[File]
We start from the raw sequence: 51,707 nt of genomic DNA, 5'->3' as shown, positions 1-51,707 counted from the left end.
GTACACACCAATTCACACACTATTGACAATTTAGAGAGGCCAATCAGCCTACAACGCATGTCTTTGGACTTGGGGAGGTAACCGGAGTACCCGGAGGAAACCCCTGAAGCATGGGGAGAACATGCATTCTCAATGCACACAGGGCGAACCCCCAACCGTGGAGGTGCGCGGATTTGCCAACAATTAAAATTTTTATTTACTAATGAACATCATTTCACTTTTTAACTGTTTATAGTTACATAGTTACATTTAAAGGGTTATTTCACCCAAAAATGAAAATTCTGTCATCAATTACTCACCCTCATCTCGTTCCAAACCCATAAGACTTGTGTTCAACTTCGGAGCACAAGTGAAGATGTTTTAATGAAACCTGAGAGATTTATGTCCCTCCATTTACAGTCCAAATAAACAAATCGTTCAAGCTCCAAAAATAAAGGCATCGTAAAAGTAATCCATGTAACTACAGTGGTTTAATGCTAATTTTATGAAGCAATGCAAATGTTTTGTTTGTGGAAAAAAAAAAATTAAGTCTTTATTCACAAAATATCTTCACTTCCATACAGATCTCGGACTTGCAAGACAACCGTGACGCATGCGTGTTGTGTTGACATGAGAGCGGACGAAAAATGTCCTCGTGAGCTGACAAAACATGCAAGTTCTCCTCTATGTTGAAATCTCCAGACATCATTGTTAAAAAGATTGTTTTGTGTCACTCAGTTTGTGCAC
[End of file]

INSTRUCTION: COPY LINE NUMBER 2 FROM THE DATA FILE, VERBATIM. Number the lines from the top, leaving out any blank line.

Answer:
GTACACACCAATTCACACACTATTGACAATTTAGAGAGGCCAATCAGCCTACAACGCATGTCTTTGGACTTGGGGAGGTAACCGGAGTACCCGGAGGAAACCCCTGAAGCATGGGGAGAACATGCATTCTCAATGCACACAGGGCGAACCCCCAACCGTGGAGGTGCGCGGATTTGCCAACAATTAAAATTTTTATTTACTAATGAACATCATTTCACTTTTTAACTGTTTATAGTTACATAGTTACATTTAAAGGGTTATTTCACCCAAAAATGAAAATTCTGTCATCAATTACTCACCCTCATCTCGTTCCAAACCCATAAGACTTGTGTTCAACTTCGGAGCACAAGTGAAGATGTTTTAATGAAACCTGAGAGATTTATGTCCCTCCATTTACAGTCCAAATAAACAAATCGTTCAAGCTCCAAAAATAAAGGCATCGTAAAAGTAATCCATGTAACTACAGTGGTTTAATGCTAATTTTATGAAGCAATGCAAATGTTTTGTTTGTGGAAAAAAAAAAATTAAGTCTTTATTCACAAAATATCTTCACTTCCATACAGATCTCGGACTTGCAAGACAACCGTGACGCATGCGTGTTGTGTTGACATGAGAGCGGACGAAAAATGTCCTCGTGAGCTGACAAAACATGCAAGTTCTCCTCTATGTTGAAATCTCCAGACATCATTGTTAAAAAGATTGTTTTGTGTCACTCAGTTTGTGCAC